It seems to be pretty commonly believed that children ought to be denied a certain degree of autonomy, although the details of what and at what age vary. Normally this denial is carried out by parents, or people acting in the role of parents. The rationale is something something the good of the children.

    Many people believe also that some adults ought to likewise be denied a certain degree of autonomy. Adults who cannot seem to stop murdering people, for instance. Normally this denial is carried out by The State of a State-like entity. This is, I think, generally justified on the grounds that the smooth functioning of society demands it, and also that murdering people creates a conflict between the murderer’s right to do as you see fit, and the right of the murdered to go on living. A conflict that the murderer, by decree, loses. Some say that the denial of autonomy here is merely revenge-driven.

    Some people, fewer, seem to think that the mentally ill and the addicted should, at some point, be denied some autonomy.

    Anyways. The idea that everyone should be allowed to do whatever is clearly one that essentially nobody actually holds. The question is only where do the lines get drawn, and for what justification, if any. You draw them here, I draw them there, there’s a pretty good chance that, outside of the internet, we’d find our lines drawn not very far apart.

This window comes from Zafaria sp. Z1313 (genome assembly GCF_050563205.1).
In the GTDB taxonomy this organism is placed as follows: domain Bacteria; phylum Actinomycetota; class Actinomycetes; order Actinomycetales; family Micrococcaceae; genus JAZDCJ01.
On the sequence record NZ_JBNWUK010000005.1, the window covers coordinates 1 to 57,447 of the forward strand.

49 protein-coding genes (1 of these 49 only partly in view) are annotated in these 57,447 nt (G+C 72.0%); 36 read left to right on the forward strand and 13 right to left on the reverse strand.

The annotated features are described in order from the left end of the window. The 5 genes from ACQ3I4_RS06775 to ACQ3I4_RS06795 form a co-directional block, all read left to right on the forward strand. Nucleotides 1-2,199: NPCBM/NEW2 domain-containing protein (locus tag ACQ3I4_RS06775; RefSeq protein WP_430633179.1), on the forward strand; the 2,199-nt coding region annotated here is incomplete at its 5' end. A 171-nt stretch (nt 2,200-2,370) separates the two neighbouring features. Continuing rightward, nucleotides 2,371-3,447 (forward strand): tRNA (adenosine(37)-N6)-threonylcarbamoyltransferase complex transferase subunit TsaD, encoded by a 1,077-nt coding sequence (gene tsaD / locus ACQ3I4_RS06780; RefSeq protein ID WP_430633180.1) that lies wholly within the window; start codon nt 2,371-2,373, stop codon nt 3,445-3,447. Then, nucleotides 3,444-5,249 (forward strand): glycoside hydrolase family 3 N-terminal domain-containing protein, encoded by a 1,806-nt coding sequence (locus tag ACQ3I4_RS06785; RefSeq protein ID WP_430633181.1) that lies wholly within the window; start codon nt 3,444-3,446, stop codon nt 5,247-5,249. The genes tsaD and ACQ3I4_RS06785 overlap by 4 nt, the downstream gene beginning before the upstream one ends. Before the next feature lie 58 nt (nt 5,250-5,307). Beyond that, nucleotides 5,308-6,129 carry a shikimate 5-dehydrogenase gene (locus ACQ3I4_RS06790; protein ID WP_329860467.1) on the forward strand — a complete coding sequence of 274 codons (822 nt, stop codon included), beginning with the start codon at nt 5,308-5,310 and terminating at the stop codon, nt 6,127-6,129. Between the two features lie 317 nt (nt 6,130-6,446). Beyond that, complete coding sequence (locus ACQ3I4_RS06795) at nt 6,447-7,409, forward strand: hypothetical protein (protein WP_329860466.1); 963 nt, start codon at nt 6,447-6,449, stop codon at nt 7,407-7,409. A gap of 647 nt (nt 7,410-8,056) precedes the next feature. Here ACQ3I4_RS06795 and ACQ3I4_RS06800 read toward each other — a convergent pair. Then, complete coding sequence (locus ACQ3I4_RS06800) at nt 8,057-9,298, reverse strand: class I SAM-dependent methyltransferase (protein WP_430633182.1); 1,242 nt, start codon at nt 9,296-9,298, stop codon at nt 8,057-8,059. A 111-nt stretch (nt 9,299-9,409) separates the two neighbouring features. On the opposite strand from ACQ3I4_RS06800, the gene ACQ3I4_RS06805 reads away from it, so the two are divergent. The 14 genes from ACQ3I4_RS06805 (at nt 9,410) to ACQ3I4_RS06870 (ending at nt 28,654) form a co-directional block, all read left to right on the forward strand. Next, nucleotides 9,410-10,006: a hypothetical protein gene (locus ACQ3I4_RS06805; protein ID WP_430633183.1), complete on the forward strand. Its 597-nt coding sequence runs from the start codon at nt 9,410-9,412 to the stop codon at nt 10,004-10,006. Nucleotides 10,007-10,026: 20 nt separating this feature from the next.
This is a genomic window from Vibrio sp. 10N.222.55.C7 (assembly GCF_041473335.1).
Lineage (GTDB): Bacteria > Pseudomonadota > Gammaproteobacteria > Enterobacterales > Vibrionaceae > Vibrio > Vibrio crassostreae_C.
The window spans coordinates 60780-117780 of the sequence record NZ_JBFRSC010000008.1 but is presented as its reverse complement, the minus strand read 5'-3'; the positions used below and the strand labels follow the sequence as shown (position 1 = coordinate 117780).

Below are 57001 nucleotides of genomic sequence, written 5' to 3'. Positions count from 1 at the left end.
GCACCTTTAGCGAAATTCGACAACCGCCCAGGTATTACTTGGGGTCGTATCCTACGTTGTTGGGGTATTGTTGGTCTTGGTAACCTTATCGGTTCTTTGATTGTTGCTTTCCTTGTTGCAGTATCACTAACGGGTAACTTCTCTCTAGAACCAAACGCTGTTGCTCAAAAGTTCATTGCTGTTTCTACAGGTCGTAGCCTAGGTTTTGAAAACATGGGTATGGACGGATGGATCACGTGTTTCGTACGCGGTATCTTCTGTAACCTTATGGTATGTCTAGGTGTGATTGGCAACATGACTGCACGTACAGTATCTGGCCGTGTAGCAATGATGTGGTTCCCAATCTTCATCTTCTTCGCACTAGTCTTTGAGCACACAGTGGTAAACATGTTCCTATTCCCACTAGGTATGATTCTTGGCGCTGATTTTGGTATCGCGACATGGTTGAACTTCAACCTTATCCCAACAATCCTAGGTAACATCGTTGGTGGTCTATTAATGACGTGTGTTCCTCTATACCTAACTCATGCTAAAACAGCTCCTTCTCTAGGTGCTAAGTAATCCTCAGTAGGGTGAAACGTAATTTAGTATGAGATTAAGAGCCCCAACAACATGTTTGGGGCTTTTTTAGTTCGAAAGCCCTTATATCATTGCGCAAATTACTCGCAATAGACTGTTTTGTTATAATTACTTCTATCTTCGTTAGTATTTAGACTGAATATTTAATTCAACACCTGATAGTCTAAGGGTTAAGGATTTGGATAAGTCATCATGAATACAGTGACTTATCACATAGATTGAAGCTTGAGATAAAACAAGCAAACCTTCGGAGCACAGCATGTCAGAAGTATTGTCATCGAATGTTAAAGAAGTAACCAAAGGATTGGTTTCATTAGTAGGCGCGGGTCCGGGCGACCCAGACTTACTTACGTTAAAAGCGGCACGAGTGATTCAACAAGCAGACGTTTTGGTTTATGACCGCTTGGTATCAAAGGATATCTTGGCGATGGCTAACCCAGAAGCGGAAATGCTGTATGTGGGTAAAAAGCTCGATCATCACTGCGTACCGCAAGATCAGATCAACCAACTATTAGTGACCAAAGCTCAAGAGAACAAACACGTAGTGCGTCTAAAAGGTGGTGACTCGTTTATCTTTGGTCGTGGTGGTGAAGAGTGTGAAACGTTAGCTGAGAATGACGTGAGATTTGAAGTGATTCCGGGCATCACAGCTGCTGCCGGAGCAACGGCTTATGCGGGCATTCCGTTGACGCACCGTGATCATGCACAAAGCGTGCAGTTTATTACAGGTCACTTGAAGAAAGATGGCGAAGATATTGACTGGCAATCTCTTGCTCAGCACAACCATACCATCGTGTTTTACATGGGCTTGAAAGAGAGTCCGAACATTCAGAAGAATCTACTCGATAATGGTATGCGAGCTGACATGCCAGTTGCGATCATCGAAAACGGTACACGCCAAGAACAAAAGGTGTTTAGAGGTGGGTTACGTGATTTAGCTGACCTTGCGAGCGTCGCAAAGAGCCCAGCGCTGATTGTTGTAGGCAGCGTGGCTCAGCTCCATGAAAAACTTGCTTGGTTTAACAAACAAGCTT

15. says

    Andrew Molitor @#14

    It seems to be pretty commonly believed that children ought to be denied a certain degree of autonomy

    This is an irrelevant point. Small children lack the degree of brain development necessary to take care of themselves.

    Adults who cannot seem to stop murdering people, for instance.

    Another irrelevant point. Or are you seriously proposing the idea that smoking weed harms bystanders just as much as murder?

    Some people, fewer, seem to think that the mentally ill and the addicted should, at some point, be denied some autonomy.

    Yes, some people who are sadistic authoritarian assholes who enjoy torturing their fellow human beings.

    My attitude is that if somebody hates me that much and wants to hurt me so desperately, I’d prefer them showing up at my doorsteps with a baseball bat. Overtly hostile abusers are at least honest with me, and I am free to retaliate against them. Patronizing, on the other hand, is much much worse.

  16. says

    Andreas, the points about children and murderers speak to larger, structural, points. They are not, and are not intended as, exact analogies. As you well know, being, allegedly, a serious debater. You are being disingenuous.